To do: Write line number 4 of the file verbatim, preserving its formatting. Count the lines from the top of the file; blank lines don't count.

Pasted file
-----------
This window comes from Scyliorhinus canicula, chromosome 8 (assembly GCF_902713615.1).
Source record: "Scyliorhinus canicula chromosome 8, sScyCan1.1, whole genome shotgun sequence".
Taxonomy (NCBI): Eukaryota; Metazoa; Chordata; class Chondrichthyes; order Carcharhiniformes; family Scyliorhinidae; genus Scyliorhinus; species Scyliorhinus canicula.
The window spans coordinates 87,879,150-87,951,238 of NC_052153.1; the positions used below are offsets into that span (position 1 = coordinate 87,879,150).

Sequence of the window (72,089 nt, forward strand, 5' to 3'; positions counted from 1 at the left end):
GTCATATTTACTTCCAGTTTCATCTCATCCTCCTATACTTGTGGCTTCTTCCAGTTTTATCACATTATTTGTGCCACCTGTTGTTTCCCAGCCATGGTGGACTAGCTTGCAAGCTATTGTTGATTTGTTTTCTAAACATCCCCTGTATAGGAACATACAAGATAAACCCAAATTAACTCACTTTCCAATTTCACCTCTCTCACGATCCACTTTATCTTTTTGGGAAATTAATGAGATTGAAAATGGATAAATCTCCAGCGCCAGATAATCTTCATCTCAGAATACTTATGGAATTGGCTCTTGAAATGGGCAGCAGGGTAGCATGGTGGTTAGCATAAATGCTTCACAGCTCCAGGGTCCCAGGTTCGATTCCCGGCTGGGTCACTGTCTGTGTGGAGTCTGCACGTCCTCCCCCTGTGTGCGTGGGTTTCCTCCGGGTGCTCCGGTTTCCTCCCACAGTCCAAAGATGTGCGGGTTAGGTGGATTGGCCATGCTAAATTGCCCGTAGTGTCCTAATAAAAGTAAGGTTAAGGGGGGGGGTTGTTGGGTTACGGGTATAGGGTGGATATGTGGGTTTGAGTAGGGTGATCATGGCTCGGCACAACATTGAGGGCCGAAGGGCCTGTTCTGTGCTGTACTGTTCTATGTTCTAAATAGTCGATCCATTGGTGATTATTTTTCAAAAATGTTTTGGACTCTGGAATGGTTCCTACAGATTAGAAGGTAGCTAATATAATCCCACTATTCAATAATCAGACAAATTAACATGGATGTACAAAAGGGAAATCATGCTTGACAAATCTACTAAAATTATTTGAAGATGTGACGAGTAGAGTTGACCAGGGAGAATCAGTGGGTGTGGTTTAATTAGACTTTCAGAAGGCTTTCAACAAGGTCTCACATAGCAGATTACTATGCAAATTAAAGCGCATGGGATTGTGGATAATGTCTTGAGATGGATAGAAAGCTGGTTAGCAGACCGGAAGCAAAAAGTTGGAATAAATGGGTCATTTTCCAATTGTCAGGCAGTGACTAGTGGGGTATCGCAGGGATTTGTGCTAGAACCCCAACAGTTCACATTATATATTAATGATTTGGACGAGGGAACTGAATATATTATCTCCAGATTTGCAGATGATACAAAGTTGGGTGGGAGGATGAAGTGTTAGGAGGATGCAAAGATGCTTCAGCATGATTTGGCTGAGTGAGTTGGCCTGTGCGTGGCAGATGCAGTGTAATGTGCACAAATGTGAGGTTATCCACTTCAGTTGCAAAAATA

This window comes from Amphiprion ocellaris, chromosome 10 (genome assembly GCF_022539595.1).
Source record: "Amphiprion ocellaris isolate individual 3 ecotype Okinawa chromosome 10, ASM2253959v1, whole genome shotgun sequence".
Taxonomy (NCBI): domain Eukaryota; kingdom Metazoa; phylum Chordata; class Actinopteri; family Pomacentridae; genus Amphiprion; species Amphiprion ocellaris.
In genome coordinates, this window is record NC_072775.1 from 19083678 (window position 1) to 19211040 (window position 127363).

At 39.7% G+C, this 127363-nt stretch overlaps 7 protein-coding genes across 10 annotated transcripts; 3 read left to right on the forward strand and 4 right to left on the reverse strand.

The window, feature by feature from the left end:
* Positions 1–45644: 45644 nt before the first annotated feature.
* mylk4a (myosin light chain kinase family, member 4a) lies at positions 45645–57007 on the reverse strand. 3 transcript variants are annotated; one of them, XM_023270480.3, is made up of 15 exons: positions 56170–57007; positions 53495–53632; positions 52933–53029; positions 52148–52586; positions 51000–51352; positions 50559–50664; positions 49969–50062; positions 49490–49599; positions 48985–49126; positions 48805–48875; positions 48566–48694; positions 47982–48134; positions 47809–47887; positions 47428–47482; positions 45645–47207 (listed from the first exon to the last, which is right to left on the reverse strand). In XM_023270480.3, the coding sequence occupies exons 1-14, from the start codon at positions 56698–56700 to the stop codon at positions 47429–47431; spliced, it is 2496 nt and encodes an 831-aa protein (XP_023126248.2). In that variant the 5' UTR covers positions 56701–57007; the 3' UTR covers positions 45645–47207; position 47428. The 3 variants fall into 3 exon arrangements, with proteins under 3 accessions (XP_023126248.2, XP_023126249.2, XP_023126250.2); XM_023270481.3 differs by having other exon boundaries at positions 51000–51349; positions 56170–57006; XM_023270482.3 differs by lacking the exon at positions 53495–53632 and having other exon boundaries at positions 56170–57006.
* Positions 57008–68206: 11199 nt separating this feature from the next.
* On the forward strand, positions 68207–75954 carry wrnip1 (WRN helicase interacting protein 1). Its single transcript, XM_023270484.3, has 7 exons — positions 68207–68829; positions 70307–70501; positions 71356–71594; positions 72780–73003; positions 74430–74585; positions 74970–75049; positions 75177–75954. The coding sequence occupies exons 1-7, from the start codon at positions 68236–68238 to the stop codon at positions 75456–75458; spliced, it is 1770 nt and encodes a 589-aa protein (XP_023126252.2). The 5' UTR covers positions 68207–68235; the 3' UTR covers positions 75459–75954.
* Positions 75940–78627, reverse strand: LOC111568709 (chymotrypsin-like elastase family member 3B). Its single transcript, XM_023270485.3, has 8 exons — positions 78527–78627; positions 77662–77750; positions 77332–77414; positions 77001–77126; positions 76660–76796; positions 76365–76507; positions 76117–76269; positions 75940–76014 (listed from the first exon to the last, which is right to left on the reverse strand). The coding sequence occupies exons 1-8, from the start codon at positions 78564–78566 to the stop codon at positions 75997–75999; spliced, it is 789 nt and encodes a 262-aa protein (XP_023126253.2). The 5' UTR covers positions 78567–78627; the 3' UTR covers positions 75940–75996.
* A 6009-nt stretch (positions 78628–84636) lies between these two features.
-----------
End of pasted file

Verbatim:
The window spans coordinates 87,879,150-87,951,238 of NC_052153.1; the positions used below are offsets into that span (position 1 = coordinate 87,879,150).